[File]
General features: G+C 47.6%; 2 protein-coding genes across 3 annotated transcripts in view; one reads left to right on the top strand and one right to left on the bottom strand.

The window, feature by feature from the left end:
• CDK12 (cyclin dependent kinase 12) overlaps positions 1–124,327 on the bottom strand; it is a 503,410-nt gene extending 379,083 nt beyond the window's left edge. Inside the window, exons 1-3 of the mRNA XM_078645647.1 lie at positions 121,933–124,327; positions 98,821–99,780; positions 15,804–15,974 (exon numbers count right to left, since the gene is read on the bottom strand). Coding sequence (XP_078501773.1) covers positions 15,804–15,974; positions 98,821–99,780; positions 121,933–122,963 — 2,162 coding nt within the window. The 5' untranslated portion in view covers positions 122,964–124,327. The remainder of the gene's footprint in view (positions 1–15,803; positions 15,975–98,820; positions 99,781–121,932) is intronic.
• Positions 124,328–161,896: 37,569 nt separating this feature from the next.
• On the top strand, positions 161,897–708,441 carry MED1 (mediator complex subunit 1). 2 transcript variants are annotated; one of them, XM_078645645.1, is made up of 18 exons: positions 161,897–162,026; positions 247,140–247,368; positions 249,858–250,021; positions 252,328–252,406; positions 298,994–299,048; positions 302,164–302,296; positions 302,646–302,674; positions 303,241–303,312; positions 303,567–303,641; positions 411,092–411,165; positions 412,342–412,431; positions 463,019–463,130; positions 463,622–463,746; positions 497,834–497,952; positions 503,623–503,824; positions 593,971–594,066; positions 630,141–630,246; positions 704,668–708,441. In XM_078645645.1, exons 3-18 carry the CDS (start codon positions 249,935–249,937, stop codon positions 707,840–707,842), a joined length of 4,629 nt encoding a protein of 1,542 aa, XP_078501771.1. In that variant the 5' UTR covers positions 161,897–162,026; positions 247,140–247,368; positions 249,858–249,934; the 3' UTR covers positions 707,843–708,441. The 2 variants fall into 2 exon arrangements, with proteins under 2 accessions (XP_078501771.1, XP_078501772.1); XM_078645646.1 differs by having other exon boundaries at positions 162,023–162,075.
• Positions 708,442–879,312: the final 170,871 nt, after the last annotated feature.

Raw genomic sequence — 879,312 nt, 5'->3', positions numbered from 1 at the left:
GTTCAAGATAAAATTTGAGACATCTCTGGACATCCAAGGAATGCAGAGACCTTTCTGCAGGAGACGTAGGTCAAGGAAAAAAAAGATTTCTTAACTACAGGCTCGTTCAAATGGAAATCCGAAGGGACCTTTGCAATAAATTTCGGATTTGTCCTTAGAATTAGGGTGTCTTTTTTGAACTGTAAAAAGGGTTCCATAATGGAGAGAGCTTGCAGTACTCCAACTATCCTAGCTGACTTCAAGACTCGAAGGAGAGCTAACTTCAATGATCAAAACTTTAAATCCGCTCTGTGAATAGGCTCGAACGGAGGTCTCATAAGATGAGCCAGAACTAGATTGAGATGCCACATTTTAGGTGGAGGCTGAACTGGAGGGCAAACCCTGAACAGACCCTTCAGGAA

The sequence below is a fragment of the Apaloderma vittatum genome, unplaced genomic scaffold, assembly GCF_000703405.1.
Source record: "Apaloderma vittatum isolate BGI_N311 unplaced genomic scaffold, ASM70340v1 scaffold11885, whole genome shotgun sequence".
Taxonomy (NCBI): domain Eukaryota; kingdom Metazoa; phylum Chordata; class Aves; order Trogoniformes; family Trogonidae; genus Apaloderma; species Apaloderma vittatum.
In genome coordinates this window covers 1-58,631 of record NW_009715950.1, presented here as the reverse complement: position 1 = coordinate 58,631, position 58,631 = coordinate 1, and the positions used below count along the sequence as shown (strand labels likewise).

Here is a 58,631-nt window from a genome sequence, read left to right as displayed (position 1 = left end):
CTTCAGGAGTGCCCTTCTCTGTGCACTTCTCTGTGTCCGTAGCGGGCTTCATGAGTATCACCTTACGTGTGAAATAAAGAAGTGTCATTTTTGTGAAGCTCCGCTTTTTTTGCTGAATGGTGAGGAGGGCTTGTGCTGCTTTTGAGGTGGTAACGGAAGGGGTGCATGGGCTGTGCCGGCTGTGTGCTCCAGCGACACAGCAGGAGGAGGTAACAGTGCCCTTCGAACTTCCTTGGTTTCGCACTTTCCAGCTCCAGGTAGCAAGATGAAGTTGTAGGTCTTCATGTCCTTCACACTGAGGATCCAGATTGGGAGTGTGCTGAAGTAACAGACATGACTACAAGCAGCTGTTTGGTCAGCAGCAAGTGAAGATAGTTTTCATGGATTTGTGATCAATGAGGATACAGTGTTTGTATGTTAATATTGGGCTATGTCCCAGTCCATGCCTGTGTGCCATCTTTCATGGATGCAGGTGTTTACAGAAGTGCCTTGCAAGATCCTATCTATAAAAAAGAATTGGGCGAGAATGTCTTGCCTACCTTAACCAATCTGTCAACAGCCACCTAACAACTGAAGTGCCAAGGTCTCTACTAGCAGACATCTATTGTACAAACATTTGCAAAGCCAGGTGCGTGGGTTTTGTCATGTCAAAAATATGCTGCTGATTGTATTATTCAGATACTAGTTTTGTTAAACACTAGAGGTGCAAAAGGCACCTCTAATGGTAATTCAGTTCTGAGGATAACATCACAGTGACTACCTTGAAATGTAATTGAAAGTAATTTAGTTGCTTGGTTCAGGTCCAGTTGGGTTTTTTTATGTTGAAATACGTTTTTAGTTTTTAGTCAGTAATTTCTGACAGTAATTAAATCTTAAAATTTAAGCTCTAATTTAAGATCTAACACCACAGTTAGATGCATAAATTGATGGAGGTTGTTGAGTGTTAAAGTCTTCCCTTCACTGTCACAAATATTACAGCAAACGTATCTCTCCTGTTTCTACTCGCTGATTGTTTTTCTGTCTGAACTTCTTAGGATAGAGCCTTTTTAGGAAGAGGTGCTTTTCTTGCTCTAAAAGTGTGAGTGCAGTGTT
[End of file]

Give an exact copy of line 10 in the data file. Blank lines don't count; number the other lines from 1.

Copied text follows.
Source record: "Apaloderma vittatum isolate BGI_N311 unplaced genomic scaffold, ASM70340v1 scaffold11885, whole genome shotgun sequence".